9. Jul 19, 2009 #8
    You measure a and then get the frictional force from the equation you wrote above. You'll get a time-averaged result, since you're making the assumption that the frictional force is constant.
     
  10. Jul 19, 2009 #9
    ok i'm stuck again...
    Í was looking over in a text book and the 'F' in the equation doesn't stand for frictional force, but the net force. Is that the same as friction? i'm so confused...
    And i have no way of measuring 'a' so there are two unknowns in the equation and i cannot solve it...

    sorry if i'm annoying :frown:
     
  11. Jul 19, 2009 #10
    Don't sweat it, we're glad to help. :)

    F is just the filler letter for force. Don't get too mixed up with memorizing the exact names certain equations put on things. Problems will rarely be consistent with the way the book names things. Look at the meaning rather than the names, and try not to mix the two up.

    Putting an index on things, or using different notation should always clear things up for you.
    For the net force, for instance, I usually stick to the notation [tex]\Sigma \vec F[/tex] rather than indexing it as [tex]F_{net}[/tex], or worse still, just leaving it as [tex]F[/tex]
    That's just a recipe for utter confusion.

    What exactly is your experiment going to be? What will you be measuring?

    If you know the time it takes the balls to roll down an incline (The distance is known), starting from rest, then you can use kinematic equations to extract the equivalent acceleration.

    [tex]S(t) = \frac{\bar{\vec a} t^2}{2}[/tex]

    The net force in the direction parallel to the inclined plane is:
    [tex]\Sigma \vec F_{incline}=mg\sin{\alpha} - F_{friction}[/tex]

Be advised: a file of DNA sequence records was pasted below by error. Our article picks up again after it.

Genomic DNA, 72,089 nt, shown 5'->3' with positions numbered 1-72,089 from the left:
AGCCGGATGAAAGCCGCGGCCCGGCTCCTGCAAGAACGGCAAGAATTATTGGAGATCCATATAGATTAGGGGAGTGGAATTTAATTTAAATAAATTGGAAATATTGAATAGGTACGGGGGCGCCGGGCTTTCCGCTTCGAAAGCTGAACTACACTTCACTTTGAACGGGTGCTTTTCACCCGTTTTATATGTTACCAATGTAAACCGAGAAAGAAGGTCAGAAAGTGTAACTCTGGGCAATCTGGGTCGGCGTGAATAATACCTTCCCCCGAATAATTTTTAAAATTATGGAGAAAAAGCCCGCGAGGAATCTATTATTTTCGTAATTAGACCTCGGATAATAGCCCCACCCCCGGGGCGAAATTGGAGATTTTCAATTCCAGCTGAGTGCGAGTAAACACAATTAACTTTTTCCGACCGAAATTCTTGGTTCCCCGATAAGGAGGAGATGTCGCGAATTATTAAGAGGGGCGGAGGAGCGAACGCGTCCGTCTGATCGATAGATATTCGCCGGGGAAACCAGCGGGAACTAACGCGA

If we let ourselves use an average, constant value for the force of the friction, or the rolling resistance, then we can extract the acceleration using the second law.
    [tex]\Sigma \vec F_{incline}=m\vec a_{incline}[/tex]
    [tex]\vec a_{incline}=g\sin{\alpha} - \frac{F_{friction}}{m}[/tex]

    Do you understand now?

    Oh, and one more major thing. A rolling ball is not slowed down by friction, as the point of contact of the ball with the surface its rolling on is at rest (No kinetic friction to slow it down).
    What does slow a rolling ball down is what's called rolling resistance. I linked to the wiki article on it in my earlier post. It too depends on the normal, but it doesn't work in the same way as the friction you're used to working with, so you should start thinking of things in a different way.
     
    Last edited: Jul 19, 2009
  12. Jul 19, 2009 #11
    Ok I think I’ve got it… is this right?

    TO FIND a:
    S = 3m, t= 3.05sec

    s = ut + ½ at2
    3 = 0*3.05 + ½ * a*(3.05)2
    3 = ½ * a* 9.303
    0.322 = a / 2
    2*0.322 = a
    a = 0.644m/s2

    TO FIND Ff:
    Mass = 50g

    a = (g*sin theta) - F/m
    0.644 = (9.8*sin9) - F/0.05
    0.644 = 1.533 - F/0.05
    -0.889= - F/0.05
    -0.044 = - F

    Therefore frictional force = 0.044

    Is that right??
     
  13. Jul 19, 2009 #12
    Yeah, that looks right. :) Just don't forget that it's in Newtons, and that you need to repeat the experiment a couple of times (And then use statistical tools to choose the best kind of average) for it to have any value.
     
    Last edited: Jul 19, 2009
  14. Jul 20, 2009 #13
    wicked :rofl: thanks so much for all your help... you're awesome!!
     
Know someone interested in this topic? Share this thread via Reddit, Google+, Twitter, or Facebook




Similar Discussions: Rolling Friction experiment
  1. Rolling and Friction (Replies: 10)

  2. Rolling Friction (Replies: 10)

  3. Rolling friction (Replies: 1)

  4. Friction and Rolling (Replies: 10)

  5. Friction and Rolling (Replies: 3)

Loading...